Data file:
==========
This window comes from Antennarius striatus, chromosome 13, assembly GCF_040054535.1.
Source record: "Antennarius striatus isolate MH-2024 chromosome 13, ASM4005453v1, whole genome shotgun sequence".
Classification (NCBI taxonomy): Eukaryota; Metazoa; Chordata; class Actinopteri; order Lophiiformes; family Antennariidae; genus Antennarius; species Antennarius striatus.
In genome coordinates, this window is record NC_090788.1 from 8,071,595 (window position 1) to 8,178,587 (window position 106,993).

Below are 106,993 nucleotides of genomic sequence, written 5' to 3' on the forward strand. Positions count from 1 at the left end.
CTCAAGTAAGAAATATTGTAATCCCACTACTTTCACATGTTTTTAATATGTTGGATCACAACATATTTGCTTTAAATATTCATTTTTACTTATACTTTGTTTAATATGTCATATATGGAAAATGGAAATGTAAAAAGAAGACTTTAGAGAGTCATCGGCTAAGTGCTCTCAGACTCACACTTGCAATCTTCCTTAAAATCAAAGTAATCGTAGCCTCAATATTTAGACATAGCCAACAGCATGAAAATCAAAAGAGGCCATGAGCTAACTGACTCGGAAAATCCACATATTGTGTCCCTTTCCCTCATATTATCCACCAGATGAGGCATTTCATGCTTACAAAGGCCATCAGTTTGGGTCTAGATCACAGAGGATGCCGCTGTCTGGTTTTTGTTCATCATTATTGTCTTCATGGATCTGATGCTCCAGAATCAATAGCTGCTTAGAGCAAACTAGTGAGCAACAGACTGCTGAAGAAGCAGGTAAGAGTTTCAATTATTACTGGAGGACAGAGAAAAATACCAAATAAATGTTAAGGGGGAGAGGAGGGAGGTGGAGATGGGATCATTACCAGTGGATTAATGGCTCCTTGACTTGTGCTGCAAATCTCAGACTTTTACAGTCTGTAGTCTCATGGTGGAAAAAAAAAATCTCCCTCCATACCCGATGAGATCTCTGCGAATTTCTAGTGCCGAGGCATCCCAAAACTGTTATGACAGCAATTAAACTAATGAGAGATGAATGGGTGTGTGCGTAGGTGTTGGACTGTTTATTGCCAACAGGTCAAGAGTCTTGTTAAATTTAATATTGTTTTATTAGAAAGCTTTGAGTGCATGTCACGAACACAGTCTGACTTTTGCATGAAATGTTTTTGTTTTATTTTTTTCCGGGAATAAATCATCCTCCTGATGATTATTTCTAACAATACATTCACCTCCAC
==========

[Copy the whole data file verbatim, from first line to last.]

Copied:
This window comes from Antennarius striatus, chromosome 13, assembly GCF_040054535.1.
Source record: "Antennarius striatus isolate MH-2024 chromosome 13, ASM4005453v1, whole genome shotgun sequence".
Classification (NCBI taxonomy): Eukaryota; Metazoa; Chordata; class Actinopteri; order Lophiiformes; family Antennariidae; genus Antennarius; species Antennarius striatus.
In genome coordinates, this window is record NC_090788.1 from 8,071,595 (window position 1) to 8,178,587 (window position 106,993).

Below are 106,993 nucleotides of genomic sequence, written 5' to 3' on the forward strand. Positions count from 1 at the left end.
CTCAAGTAAGAAATATTGTAATCCCACTACTTTCACATGTTTTTAATATGTTGGATCACAACATATTTGCTTTAAATATTCATTTTTACTTATACTTTGTTTAATATGTCATATATGGAAAATGGAAATGTAAAAAGAAGACTTTAGAGAGTCATCGGCTAAGTGCTCTCAGACTCACACTTGCAATCTTCCTTAAAATCAAAGTAATCGTAGCCTCAATATTTAGACATAGCCAACAGCATGAAAATCAAAAGAGGCCATGAGCTAACTGACTCGGAAAATCCACATATTGTGTCCCTTTCCCTCATATTATCCACCAGATGAGGCATTTCATGCTTACAAAGGCCATCAGTTTGGGTCTAGATCACAGAGGATGCCGCTGTCTGGTTTTTGTTCATCATTATTGTCTTCATGGATCTGATGCTCCAGAATCAATAGCTGCTTAGAGCAAACTAGTGAGCAACAGACTGCTGAAGAAGCAGGTAAGAGTTTCAATTATTACTGGAGGACAGAGAAAAATACCAAATAAATGTTAAGGGGGAGAGGAGGGAGGTGGAGATGGGATCATTACCAGTGGATTAATGGCTCCTTGACTTGTGCTGCAAATCTCAGACTTTTACAGTCTGTAGTCTCATGGTGGAAAAAAAAAATCTCCCTCCATACCCGATGAGATCTCTGCGAATTTCTAGTGCCGAGGCATCCCAAAACTGTTATGACAGCAATTAAACTAATGAGAGATGAATGGGTGTGTGCGTAGGTGTTGGACTGTTTATTGCCAACAGGTCAAGAGTCTTGTTAAATTTAATATTGTTTTATTAGAAAGCTTTGAGTGCATGTCACGAACACAGTCTGACTTTTGCATGAAATGTTTTTGTTTTATTTTTTTCCGGGAATAAATCATCCTCCTGATGATTATTTCTAACAATACATTCACCTCCAC